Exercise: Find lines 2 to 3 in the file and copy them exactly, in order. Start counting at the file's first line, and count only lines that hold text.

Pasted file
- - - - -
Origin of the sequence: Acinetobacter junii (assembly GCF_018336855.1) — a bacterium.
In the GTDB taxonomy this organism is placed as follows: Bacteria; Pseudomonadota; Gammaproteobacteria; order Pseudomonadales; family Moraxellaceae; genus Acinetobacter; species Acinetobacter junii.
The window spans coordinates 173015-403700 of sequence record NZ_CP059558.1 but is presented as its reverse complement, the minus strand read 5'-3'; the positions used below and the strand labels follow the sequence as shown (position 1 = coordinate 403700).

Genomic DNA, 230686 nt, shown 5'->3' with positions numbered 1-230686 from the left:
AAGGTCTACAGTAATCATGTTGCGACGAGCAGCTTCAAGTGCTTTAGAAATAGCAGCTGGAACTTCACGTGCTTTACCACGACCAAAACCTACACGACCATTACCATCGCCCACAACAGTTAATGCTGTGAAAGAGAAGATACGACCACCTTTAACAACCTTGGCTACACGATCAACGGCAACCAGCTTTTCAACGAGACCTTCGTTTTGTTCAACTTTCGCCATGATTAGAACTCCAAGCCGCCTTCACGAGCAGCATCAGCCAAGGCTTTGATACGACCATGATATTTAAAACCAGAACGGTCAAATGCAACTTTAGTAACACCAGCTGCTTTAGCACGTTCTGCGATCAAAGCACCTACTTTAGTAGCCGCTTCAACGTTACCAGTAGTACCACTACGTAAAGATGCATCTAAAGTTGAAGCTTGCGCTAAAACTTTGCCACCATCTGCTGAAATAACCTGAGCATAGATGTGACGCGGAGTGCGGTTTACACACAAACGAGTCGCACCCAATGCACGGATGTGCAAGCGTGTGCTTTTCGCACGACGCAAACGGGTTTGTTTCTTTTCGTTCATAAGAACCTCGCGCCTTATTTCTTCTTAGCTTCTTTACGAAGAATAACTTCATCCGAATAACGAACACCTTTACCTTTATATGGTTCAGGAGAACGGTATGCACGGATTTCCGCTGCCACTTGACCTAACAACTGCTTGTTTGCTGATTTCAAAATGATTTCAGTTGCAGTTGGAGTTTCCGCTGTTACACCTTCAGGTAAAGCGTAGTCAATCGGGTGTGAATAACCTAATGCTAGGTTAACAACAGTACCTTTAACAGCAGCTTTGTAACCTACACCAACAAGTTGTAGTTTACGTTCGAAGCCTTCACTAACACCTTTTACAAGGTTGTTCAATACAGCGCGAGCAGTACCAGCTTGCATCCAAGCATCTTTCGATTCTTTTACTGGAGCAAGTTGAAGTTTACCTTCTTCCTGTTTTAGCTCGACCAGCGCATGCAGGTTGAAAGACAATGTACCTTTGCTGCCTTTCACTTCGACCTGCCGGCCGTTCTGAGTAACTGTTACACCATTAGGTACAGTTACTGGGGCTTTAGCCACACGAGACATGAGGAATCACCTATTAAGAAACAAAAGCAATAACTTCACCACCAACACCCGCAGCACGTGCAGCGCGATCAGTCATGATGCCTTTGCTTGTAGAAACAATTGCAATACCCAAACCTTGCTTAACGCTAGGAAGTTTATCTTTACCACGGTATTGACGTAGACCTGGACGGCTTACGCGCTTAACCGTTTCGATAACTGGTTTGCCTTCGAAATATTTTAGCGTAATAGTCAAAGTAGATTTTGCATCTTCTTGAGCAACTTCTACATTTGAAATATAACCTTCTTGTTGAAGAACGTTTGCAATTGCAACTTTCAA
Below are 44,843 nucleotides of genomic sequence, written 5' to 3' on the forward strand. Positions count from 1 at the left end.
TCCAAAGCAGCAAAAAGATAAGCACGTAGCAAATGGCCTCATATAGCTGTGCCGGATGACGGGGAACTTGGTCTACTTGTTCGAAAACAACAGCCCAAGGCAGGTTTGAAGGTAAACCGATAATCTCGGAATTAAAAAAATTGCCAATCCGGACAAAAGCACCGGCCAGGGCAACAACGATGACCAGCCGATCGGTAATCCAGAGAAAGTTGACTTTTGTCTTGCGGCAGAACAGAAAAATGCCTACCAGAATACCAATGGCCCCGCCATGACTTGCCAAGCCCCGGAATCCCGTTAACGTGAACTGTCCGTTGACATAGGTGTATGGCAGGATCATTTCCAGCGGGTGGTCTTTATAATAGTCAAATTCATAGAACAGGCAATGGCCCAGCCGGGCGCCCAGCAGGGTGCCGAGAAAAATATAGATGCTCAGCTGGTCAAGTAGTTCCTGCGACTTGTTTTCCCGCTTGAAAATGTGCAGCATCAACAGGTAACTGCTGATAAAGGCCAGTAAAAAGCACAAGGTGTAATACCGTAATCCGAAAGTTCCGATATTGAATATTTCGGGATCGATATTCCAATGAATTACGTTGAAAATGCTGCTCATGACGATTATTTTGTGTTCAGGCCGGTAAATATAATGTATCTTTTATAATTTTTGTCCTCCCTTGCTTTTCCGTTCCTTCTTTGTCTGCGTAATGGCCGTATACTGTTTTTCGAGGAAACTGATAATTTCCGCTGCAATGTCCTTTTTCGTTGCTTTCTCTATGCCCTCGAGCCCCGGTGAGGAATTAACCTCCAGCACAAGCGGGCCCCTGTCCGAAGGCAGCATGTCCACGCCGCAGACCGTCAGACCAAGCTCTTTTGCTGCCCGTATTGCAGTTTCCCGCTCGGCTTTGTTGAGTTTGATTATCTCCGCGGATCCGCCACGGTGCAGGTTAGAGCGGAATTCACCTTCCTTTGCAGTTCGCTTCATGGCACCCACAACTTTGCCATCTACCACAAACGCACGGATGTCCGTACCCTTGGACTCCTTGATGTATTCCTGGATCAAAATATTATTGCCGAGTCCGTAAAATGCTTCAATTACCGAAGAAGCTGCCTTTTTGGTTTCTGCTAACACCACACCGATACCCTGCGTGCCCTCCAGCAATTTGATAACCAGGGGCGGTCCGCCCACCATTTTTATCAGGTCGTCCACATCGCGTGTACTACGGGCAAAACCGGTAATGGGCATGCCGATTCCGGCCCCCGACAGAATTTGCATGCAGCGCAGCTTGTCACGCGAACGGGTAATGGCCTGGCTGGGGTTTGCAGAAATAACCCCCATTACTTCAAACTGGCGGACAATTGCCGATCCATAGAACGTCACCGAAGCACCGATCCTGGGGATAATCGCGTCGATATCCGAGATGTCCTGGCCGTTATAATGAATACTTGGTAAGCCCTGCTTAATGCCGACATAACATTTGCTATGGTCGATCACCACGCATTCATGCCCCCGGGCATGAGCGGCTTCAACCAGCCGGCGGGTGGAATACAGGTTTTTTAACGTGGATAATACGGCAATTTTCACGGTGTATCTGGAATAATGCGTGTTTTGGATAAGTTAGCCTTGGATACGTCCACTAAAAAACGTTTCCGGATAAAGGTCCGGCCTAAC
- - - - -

In the GTDB taxonomy this organism is placed as follows: Bacteria; Pseudomonadota; Gammaproteobacteria; order Pseudomonadales; family Moraxellaceae; genus Acinetobacter; species Acinetobacter junii.
The window spans coordinates 173015-403700 of sequence record NZ_CP059558.1 but is presented as its reverse complement, the minus strand read 5'-3'; the positions used below and the strand labels follow the sequence as shown (position 1 = coordinate 403700).